Based on Stapley's summary, I worry a bit about how the second volume will come off. Tom Alexander, another historian of some repute within Mormonism, made a similar argument in his Arrington lecture (I have a great deal of respect for Tom). The issue that will need to be addressed is how outsiders were to interpret proposals by a man they viewed as a theocratic fraud to provide resources for the investigation of a crime in which he was a suspected accomplice. If the second volume takes that tack strongly (Young offered to cooperate with authorites and was rebuffed hence was not involved in a coverup), I suspect that Matt's criticisms will have some face validity. I am eager to have the evidence presented in a careful, evenhanded way, and I remain hopeful that Turley will achieve this with the second volume.

As I think about this, I believe a valid implication of Matt's criticism is that it would be worthwhile making explicit that MMM is only the first volume of a set.
Anonymous said…
smb, I think your points are valid and I also agree that there isn't enough emphasis placed on the point that MMM was only volume 1.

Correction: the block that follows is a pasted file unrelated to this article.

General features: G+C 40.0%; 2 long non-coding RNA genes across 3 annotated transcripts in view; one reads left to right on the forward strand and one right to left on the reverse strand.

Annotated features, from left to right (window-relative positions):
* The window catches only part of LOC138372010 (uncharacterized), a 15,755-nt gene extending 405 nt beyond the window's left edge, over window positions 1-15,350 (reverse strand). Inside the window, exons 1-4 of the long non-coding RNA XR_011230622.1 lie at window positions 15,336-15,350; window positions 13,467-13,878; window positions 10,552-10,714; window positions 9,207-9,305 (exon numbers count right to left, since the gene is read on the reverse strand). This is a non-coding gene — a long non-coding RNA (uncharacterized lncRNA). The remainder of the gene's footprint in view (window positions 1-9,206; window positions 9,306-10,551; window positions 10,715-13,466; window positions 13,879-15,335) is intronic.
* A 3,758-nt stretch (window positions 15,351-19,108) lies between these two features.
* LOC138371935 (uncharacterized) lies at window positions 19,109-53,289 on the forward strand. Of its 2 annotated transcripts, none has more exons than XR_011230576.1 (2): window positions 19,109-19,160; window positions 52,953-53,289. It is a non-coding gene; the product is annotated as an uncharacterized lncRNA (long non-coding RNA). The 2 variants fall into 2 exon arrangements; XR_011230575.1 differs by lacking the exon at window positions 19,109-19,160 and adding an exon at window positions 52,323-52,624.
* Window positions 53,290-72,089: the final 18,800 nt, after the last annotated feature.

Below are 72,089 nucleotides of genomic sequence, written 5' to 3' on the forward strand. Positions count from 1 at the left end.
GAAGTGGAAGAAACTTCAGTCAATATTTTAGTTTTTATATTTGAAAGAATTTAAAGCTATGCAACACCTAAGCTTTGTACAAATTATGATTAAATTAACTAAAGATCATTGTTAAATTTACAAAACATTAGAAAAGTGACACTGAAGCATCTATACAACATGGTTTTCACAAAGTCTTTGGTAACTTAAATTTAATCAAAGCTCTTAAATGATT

As far as the LDS hierarchy goes, though; I'm not so certain volume II is telling the hard part of the story. The whole thing is just so awful. I don't imagine the LDS authorities having a harder time with one volume over the other. That being said, there are some tough questions to answer, but I'll be surprised if volume II goes beyond 1877 and therefor a lot of the questions that I think are most interesting won't be addressed.
John G. Turner said…
Pleased to be lumped into the "bright" category with Matt. I don't even play fantasy football. I could only get about 25% of NFL games against the spread in espn's pick'em a few years back and figured fantasy football would be above my paygrade.